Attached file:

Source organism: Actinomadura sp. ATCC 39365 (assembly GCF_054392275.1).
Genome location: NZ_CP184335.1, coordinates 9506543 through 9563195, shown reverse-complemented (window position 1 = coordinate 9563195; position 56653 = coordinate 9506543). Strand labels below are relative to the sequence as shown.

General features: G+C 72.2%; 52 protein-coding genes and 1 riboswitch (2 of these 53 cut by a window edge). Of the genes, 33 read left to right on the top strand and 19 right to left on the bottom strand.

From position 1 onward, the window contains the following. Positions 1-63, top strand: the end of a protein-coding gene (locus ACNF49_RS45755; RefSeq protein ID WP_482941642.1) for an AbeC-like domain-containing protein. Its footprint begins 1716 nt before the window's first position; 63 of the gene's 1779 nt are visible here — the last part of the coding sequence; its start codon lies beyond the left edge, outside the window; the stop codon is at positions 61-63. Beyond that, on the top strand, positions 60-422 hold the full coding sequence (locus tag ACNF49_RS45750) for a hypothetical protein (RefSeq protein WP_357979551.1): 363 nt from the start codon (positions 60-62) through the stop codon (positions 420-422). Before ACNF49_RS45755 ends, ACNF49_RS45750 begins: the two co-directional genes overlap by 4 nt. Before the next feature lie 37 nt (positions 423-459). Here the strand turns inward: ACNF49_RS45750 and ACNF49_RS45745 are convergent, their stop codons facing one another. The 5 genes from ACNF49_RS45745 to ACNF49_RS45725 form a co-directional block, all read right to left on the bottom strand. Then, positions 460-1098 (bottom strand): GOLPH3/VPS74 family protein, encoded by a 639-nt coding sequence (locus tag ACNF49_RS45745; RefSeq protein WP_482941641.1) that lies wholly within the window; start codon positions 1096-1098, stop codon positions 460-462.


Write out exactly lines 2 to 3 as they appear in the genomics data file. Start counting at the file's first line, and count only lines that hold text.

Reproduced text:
Genome location: NZ_CP184335.1, coordinates 9506543 through 9563195, shown reverse-complemented (window position 1 = coordinate 9563195; position 56653 = coordinate 9506543). Strand labels below are relative to the sequence as shown.

General features: G+C 72.2%; 52 protein-coding genes and 1 riboswitch (2 of these 53 cut by a window edge). Of the genes, 33 read left to right on the top strand and 19 right to left on the bottom strand.